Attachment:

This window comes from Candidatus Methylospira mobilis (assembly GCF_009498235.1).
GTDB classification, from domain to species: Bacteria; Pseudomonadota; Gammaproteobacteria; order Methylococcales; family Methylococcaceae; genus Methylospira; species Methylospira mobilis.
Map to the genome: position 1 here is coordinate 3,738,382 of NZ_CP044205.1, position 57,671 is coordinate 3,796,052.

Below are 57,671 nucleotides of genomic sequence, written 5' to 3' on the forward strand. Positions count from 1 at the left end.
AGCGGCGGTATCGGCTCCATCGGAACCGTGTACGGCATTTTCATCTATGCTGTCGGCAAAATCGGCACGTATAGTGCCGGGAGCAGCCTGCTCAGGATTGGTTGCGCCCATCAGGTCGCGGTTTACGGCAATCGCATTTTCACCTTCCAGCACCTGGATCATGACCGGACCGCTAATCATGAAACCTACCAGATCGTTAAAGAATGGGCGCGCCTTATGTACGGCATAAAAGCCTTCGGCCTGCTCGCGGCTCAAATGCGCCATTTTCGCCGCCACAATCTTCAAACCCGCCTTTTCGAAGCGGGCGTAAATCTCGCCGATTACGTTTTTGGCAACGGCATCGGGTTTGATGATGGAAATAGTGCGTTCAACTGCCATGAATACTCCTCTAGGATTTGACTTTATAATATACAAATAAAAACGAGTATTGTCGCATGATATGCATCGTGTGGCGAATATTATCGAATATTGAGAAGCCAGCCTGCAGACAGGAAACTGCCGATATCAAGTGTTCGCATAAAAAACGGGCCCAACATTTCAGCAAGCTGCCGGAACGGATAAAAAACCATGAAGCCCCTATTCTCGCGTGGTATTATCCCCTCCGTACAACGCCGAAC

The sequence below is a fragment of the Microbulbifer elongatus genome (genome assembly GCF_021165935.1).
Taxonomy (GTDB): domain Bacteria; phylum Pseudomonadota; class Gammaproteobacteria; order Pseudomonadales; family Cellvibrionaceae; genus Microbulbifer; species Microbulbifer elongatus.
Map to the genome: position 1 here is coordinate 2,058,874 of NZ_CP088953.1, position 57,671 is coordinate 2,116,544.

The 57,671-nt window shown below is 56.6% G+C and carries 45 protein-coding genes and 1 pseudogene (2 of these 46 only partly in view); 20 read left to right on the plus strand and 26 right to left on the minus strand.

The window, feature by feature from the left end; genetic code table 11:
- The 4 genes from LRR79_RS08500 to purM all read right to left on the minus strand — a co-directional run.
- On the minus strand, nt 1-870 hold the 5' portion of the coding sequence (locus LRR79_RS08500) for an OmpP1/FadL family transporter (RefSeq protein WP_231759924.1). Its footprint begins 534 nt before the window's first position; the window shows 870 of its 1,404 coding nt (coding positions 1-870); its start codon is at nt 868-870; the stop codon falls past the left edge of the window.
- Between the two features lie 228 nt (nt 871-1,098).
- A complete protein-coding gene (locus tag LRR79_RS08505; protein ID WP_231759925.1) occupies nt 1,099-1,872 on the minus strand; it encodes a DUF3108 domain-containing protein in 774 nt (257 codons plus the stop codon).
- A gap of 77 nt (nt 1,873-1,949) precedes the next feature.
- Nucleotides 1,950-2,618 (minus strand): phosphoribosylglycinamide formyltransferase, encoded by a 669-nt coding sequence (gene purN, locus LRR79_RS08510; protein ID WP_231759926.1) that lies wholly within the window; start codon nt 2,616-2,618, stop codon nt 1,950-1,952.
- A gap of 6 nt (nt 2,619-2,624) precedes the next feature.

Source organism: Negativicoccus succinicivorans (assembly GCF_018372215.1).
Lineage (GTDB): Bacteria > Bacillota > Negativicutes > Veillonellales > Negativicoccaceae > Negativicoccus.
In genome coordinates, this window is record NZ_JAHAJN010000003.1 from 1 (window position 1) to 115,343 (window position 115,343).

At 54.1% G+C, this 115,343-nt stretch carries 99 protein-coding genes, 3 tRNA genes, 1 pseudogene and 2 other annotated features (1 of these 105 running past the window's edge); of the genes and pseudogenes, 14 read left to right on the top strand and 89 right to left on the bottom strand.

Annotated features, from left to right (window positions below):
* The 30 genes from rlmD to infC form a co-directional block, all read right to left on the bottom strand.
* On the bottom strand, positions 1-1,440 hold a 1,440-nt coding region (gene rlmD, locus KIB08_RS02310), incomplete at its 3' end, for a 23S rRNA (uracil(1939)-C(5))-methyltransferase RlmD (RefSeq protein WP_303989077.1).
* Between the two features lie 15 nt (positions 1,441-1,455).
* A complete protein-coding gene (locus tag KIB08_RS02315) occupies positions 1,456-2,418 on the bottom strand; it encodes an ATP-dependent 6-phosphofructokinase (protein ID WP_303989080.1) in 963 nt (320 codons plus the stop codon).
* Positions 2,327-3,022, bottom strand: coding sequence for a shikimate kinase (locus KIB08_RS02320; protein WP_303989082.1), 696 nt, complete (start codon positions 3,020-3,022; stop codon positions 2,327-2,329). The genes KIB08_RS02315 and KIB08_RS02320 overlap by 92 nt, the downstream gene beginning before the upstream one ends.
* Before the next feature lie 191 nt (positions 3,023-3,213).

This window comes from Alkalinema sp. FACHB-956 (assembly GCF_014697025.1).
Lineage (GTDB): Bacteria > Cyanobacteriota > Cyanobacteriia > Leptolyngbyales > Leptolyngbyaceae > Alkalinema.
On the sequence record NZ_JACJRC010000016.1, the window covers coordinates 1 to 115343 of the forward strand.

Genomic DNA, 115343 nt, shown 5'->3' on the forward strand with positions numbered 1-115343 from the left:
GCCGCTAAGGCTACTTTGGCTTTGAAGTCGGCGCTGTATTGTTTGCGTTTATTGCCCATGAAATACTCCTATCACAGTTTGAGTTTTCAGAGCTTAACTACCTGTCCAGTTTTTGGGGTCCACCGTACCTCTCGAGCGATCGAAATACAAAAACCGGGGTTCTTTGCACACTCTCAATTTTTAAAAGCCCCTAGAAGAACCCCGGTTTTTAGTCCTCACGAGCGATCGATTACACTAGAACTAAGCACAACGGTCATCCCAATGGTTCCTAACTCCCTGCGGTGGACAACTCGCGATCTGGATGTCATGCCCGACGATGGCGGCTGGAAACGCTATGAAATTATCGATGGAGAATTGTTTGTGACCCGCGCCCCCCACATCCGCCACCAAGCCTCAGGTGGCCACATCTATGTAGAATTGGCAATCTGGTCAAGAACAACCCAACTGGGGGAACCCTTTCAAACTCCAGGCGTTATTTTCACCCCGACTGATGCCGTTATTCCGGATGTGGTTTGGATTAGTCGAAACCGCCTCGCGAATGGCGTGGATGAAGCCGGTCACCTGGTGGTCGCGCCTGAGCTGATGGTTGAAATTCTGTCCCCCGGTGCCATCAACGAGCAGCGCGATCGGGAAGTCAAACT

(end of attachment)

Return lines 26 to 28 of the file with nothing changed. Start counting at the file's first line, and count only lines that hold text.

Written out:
* A complete protein-coding gene (locus tag KIB08_RS02315) occupies positions 1,456-2,418 on the bottom strand; it encodes an ATP-dependent 6-phosphofructokinase (protein ID WP_303989080.1) in 963 nt (320 codons plus the stop codon).
* Positions 2,327-3,022, bottom strand: coding sequence for a shikimate kinase (locus KIB08_RS02320; protein WP_303989082.1), 696 nt, complete (start codon positions 3,020-3,022; stop codon positions 2,327-2,329). The genes KIB08_RS02315 and KIB08_RS02320 overlap by 92 nt, the downstream gene beginning before the upstream one ends.
* Before the next feature lie 191 nt (positions 3,023-3,213).